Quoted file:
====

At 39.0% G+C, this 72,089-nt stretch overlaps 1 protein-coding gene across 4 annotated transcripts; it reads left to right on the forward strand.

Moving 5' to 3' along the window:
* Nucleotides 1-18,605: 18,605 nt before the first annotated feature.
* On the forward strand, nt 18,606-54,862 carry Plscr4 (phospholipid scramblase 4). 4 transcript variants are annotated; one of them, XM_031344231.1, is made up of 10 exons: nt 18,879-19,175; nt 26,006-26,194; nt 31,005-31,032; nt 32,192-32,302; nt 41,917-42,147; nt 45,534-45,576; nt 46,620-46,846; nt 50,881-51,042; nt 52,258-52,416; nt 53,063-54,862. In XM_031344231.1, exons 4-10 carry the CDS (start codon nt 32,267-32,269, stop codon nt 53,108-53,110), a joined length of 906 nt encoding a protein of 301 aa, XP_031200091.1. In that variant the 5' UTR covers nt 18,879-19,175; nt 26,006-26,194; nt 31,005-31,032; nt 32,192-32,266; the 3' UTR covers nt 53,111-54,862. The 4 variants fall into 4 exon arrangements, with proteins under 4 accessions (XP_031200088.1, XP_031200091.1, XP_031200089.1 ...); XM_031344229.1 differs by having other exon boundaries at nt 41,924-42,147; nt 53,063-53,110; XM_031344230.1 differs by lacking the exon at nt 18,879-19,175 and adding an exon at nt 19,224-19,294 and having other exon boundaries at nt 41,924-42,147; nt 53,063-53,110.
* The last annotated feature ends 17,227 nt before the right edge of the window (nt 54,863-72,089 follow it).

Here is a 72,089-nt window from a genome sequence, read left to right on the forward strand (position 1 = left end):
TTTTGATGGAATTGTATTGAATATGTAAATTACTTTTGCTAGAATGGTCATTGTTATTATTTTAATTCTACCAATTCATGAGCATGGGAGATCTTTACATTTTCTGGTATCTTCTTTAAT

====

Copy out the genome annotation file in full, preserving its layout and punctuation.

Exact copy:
At 39.0% G+C, this 72,089-nt stretch overlaps 1 protein-coding gene across 4 annotated transcripts; it reads left to right on the forward strand.

Moving 5' to 3' along the window:
* Nucleotides 1-18,605: 18,605 nt before the first annotated feature.
* On the forward strand, nt 18,606-54,862 carry Plscr4 (phospholipid scramblase 4). 4 transcript variants are annotated; one of them, XM_031344231.1, is made up of 10 exons: nt 18,879-19,175; nt 26,006-26,194; nt 31,005-31,032; nt 32,192-32,302; nt 41,917-42,147; nt 45,534-45,576; nt 46,620-46,846; nt 50,881-51,042; nt 52,258-52,416; nt 53,063-54,862. In XM_031344231.1, exons 4-10 carry the CDS (start codon nt 32,267-32,269, stop codon nt 53,108-53,110), a joined length of 906 nt encoding a protein of 301 aa, XP_031200091.1. In that variant the 5' UTR covers nt 18,879-19,175; nt 26,006-26,194; nt 31,005-31,032; nt 32,192-32,266; the 3' UTR covers nt 53,111-54,862. The 4 variants fall into 4 exon arrangements, with proteins under 4 accessions (XP_031200088.1, XP_031200091.1, XP_031200089.1 ...); XM_031344229.1 differs by having other exon boundaries at nt 41,924-42,147; nt 53,063-53,110; XM_031344230.1 differs by lacking the exon at nt 18,879-19,175 and adding an exon at nt 19,224-19,294 and having other exon boundaries at nt 41,924-42,147; nt 53,063-53,110.
* The last annotated feature ends 17,227 nt before the right edge of the window (nt 54,863-72,089 follow it).

Here is a 72,089-nt window from a genome sequence, read left to right on the forward strand (position 1 = left end):
TTTTGATGGAATTGTATTGAATATGTAAATTACTTTTGCTAGAATGGTCATTGTTATTATTTTAATTCTACCAATTCATGAGCATGGGAGATCTTTACATTTTCTGGTATCTTCTTTAAT